For their recent ARTE documentary about FSC, journalists Manfred Ladwig and Thomas Reutter travel to Russia. FSC-certified forest in Russia covers an area that together is larger than Denmark.
The Forest Stewardship Council standard for Sweden “allows forests to be converted into tree plantations, through the use of clear-cut logging, soil scarification (ridging) and chemical fertilisation”, writes Amanda Tas of Protect the Forest in a recent piece on the Plantation Definition Discussion website.
Greenpeace has just released a very critical report about FSC’s failure to prevent forest destruction even in FSC certified logging operations in Russia. The report is titled, “FSC in Russia: Certifying the Destruction of Intact Forest Landscapes” and can be downloaded here. Greenpeace reports that,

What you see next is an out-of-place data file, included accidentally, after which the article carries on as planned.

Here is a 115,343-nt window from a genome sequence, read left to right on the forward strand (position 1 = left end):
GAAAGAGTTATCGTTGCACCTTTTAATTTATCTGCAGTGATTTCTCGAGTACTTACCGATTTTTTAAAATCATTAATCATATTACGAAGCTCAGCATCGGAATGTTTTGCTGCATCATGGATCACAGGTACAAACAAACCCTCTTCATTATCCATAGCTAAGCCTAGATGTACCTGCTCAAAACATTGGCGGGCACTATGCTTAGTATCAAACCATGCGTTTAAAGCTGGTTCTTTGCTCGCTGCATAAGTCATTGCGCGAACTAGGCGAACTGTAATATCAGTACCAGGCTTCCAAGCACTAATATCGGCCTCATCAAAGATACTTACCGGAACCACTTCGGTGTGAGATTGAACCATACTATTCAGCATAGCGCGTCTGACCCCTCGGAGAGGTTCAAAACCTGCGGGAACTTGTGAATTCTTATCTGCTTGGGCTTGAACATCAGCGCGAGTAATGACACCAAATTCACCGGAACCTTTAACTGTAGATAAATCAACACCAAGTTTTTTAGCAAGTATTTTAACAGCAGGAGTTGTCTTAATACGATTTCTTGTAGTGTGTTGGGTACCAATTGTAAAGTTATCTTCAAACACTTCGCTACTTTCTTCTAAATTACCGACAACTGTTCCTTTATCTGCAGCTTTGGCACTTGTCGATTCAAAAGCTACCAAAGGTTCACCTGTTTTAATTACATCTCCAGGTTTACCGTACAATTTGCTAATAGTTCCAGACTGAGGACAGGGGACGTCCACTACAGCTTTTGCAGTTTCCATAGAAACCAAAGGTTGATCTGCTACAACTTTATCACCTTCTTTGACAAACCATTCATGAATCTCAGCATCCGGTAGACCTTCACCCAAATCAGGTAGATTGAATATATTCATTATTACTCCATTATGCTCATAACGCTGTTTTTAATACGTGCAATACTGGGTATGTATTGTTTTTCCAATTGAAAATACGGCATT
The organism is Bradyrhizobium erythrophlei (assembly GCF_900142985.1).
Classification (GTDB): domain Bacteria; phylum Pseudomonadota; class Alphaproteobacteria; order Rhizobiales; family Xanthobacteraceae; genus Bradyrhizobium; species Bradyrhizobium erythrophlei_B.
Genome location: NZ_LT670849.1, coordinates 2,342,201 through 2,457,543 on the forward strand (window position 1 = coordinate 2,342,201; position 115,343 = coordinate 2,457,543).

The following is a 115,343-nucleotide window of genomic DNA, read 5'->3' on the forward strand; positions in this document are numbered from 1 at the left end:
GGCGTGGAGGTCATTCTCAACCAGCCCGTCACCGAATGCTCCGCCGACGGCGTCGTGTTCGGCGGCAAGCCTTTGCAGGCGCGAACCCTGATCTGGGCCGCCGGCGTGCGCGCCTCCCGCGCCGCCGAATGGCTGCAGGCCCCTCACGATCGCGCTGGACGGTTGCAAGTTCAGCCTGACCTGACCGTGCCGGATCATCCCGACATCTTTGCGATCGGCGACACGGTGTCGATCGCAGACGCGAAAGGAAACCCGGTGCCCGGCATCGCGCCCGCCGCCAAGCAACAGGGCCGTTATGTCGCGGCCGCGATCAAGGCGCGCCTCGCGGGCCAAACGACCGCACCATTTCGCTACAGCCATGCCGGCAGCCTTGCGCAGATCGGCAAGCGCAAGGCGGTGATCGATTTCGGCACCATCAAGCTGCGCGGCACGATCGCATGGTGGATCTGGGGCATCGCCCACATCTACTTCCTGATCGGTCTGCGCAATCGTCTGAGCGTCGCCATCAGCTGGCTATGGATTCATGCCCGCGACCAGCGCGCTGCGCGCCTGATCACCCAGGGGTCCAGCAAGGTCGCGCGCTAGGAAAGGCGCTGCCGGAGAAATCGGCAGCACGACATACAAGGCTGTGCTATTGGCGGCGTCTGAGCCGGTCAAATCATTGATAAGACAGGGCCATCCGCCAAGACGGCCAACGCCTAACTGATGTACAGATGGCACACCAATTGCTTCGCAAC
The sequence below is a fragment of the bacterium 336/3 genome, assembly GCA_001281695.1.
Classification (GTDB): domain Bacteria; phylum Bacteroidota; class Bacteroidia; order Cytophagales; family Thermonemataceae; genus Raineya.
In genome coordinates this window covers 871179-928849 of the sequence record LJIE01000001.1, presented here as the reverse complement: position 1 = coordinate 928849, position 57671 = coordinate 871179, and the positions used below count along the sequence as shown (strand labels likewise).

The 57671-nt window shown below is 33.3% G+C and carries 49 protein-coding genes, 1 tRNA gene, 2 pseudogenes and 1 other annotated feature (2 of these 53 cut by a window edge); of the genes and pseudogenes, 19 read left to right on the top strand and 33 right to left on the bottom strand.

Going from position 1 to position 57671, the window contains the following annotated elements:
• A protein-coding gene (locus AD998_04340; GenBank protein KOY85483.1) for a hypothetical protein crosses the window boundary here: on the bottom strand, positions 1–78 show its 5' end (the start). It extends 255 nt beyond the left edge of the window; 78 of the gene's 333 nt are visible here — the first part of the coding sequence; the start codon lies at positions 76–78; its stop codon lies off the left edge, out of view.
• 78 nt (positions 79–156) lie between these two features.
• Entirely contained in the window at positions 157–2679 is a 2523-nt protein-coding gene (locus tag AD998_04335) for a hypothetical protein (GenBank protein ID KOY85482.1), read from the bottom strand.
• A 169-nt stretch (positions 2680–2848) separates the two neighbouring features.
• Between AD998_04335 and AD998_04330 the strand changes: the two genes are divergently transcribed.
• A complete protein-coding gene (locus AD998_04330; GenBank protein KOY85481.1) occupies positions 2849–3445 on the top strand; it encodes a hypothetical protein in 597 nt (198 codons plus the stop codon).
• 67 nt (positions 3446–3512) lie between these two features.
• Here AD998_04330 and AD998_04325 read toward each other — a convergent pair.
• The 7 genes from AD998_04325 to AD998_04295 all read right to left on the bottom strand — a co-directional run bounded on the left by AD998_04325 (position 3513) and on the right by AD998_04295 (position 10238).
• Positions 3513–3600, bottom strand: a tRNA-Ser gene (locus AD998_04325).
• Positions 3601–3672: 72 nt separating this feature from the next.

The FSC is failing to distinguish good forest management practices from the typical model of unsustainable forest exploitation widely employed in intact boreal, or taiga, forests. It is therefore failing in its mission to be a tool for forest protection.
Another news documentary causing embarrassment to the FSC appears in its home country, exposing the questionable practices of certified companies. ARD’s Plus-minus programme travelled to Russian Karelia to inspect the forestry practices of IKEA subsidiary and timber supplier, Swedwood. What it found there was not pretty. As the documentary points out, Swedwood’s large clear-cuts in ‘old growth’ forest appear to breach FSC’s requirements concerning the treatment of High Conservation Value forest. The use of heavy machinery on vulnerable soils could have a lasting impact.
On 14 February 2010, SWR, a German TV station broadcast a short film about FSC certification of clearcuts in Sweden.